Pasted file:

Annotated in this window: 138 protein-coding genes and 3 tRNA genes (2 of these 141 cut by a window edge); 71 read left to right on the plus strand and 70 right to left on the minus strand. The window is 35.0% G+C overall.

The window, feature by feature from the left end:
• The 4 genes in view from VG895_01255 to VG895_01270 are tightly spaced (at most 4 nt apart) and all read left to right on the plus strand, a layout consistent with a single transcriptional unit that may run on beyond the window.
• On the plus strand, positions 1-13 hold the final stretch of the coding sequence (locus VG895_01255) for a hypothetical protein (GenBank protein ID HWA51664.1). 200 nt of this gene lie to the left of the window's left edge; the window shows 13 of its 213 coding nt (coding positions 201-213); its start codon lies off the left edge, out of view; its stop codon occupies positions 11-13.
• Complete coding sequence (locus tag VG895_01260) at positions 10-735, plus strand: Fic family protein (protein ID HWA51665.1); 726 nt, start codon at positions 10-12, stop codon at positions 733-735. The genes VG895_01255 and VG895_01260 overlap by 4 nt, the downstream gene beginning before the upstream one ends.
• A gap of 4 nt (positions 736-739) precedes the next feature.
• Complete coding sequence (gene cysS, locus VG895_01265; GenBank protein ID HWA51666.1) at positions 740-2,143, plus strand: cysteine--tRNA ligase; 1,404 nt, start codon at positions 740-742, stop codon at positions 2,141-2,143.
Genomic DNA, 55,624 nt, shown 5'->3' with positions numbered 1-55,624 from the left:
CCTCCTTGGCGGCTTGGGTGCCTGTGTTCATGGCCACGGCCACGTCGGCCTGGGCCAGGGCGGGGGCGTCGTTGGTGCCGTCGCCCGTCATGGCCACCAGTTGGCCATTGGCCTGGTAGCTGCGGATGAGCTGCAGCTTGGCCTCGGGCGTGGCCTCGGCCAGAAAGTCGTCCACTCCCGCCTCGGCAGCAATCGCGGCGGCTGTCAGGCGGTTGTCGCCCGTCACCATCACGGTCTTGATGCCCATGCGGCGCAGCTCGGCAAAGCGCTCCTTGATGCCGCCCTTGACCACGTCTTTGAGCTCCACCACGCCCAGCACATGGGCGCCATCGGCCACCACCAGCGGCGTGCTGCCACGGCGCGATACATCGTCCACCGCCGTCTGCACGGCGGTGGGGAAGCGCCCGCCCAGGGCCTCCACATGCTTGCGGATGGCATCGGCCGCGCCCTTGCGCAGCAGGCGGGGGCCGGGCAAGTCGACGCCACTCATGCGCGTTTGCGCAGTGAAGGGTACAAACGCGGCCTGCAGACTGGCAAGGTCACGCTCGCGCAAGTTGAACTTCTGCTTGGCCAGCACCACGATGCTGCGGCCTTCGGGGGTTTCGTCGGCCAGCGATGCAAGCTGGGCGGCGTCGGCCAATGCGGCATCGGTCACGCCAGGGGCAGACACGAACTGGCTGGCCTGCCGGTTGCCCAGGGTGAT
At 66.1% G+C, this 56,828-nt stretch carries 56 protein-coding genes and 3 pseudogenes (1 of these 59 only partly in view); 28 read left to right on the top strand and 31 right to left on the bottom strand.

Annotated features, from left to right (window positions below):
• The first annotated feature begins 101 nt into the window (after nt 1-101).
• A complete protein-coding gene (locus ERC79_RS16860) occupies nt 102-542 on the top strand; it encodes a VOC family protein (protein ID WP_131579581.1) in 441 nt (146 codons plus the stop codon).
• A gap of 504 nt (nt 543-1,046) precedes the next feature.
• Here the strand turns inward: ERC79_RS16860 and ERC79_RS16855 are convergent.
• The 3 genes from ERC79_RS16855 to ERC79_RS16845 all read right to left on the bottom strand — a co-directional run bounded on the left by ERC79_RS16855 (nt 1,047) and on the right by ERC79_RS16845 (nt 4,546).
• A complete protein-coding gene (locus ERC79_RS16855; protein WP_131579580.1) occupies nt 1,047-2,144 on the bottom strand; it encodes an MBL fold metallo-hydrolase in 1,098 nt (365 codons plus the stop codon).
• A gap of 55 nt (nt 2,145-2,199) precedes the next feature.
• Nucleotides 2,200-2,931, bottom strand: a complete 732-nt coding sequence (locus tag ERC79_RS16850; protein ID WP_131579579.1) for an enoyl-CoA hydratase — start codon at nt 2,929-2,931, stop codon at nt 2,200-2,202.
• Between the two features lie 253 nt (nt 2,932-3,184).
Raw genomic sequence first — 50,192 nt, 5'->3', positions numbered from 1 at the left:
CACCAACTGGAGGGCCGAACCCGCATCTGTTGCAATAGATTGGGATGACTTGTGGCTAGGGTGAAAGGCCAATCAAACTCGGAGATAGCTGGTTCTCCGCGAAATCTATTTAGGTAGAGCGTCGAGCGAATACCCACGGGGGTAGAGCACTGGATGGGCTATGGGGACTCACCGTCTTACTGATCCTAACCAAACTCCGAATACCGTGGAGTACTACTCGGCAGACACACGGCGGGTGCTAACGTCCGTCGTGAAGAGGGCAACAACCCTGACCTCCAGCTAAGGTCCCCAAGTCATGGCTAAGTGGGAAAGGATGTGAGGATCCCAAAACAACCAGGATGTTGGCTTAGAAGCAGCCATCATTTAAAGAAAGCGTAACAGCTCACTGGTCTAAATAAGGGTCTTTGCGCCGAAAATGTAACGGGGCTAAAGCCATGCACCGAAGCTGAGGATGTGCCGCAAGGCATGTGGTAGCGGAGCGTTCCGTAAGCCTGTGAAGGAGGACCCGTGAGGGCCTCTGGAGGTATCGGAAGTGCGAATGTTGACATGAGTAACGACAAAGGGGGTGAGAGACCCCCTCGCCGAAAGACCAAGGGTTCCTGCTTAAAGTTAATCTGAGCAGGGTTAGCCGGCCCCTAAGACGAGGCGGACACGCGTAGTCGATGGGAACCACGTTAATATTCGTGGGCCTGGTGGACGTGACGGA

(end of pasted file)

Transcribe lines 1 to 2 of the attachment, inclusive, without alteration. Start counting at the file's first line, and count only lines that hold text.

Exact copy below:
Annotated in this window: 138 protein-coding genes and 3 tRNA genes (2 of these 141 cut by a window edge); 71 read left to right on the plus strand and 70 right to left on the minus strand. The window is 35.0% G+C overall.

The window, feature by feature from the left end: